Full and empty particles of hepatitis B virus in hepatocytes from patients with HBsAg-positive chronic active hepatitis.


Complete and defective hepatitis B virus (HBV) particles in sera and ...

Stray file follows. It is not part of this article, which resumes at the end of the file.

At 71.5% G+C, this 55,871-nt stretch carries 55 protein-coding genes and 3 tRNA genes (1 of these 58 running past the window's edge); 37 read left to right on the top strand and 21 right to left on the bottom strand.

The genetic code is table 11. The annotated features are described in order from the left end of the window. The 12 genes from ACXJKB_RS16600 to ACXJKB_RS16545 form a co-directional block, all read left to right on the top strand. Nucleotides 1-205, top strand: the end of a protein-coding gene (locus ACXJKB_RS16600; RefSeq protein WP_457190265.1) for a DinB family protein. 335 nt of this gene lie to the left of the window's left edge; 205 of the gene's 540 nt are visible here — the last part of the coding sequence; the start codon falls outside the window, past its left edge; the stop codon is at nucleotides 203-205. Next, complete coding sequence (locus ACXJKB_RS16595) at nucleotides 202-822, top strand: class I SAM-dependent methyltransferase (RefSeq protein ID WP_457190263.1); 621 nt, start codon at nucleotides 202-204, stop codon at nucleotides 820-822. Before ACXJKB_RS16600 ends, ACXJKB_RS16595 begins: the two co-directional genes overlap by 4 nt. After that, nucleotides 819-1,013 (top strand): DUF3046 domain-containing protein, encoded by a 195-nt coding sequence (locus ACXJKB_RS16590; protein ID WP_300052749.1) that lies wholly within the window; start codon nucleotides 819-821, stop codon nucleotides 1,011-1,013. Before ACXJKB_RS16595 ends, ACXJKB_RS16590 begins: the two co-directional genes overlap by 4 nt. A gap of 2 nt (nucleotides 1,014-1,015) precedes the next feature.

Complete and defective hepatitis B virus (HBV) particles in sera and hepatocytes were observed by electron microscopy for an understanding of the maturation process of hepatitis B virus. To distinguish Dane particles with or without DNA on the basis of staining density with uranyl acetate, Dane particles, purified from sera of asymptomatic carriers, and Dane particle cores, separated by ultracentrifugation in a metrizamide density gradient, were observed by electron microscopy. Complete cores at a low density (1.19 to 1.23 gm/cm3) were electron dense and incomplete cores at a high density (1.23 to 1.27 gm/cm3) were partially electron dense or empty. These findings demonstrated that the presence or absence of DNA is reflected by the electron density of the core. Our result, in which less than 10% serum Dane particles have full cores in ultrathin sections of the pellet, is in agreement with Gerin's finding that defective Dane particles are predominent in sera. Naked core particles and Dane particles in two biopsy specimens from patients with hepatitis B surface antigen, hepatitis B e antigen, and DNA polymerase-positive, chronic active hepatitis were classified into complete versus incomplete particles on the basis of electron density. Nine hundred and fourteen naked core particles were detected in nuclei and cytosol of 68 hepatocytes. One hundred and five core particles (11.5%) were electron dense and 809 core particles (88.5%) were partially electron dense or empty. Furthermore, 488 Dane particles were observed in the cisternae of the endoplasmic reticulum of these hepatocytes. Fifty Dane particles (10.2%) had full cores, and 438 Dane particles (89.8%) had partially full or empty cores. These findings suggest that DNA may be incorporated into about 1 to 10% of core particles when they are assembled in nuclei of hepatocytes. Morphologic differences in damage to hepatocytes containing various frequencies of full Dane particles were also studied, but no significant correlation was found between damage in hepatocytes and frequency of full Dane particles.




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